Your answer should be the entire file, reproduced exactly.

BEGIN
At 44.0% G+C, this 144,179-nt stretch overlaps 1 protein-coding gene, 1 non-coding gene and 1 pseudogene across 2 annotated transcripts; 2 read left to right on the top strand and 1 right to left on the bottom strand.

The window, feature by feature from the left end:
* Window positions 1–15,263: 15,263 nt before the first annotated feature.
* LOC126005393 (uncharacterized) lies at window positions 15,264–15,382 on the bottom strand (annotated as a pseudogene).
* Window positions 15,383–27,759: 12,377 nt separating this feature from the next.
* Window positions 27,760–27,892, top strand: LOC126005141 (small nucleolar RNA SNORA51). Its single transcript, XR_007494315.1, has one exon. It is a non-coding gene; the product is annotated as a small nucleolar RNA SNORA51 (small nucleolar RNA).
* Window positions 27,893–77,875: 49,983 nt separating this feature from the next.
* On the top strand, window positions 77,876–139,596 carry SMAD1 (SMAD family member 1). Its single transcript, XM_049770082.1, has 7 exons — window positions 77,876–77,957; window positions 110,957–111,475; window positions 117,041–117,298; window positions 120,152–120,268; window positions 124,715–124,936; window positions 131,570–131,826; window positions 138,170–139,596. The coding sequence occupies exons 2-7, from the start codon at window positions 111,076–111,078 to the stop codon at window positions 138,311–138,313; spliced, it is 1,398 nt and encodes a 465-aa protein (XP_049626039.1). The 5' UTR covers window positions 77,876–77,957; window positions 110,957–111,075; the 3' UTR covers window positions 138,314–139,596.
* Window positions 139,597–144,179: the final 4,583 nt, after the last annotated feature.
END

At 44.0% G+C, this 144,179-nt stretch overlaps 1 protein-coding gene, 1 non-coding gene and 1 pseudogene across 2 annotated transcripts; 2 read left to right on the top strand and 1 right to left on the bottom strand.

The window, feature by feature from the left end:
* Window positions 1–15,263: 15,263 nt before the first annotated feature.
* LOC126005393 (uncharacterized) lies at window positions 15,264–15,382 on the bottom strand (annotated as a pseudogene).
* Window positions 15,383–27,759: 12,377 nt separating this feature from the next.
* Window positions 27,760–27,892, top strand: LOC126005141 (small nucleolar RNA SNORA51). Its single transcript, XR_007494315.1, has one exon. It is a non-coding gene; the product is annotated as a small nucleolar RNA SNORA51 (small nucleolar RNA).
* Window positions 27,893–77,875: 49,983 nt separating this feature from the next.
* On the top strand, window positions 77,876–139,596 carry SMAD1 (SMAD family member 1). Its single transcript, XM_049770082.1, has 7 exons — window positions 77,876–77,957; window positions 110,957–111,475; window positions 117,041–117,298; window positions 120,152–120,268; window positions 124,715–124,936; window positions 131,570–131,826; window positions 138,170–139,596. The coding sequence occupies exons 2-7, from the start codon at window positions 111,076–111,078 to the stop codon at window positions 138,311–138,313; spliced, it is 1,398 nt and encodes a 465-aa protein (XP_049626039.1). The 5' UTR covers window positions 77,876–77,957; window positions 110,957–111,075; the 3' UTR covers window positions 138,314–139,596.
* Window positions 139,597–144,179: the final 4,583 nt, after the last annotated feature.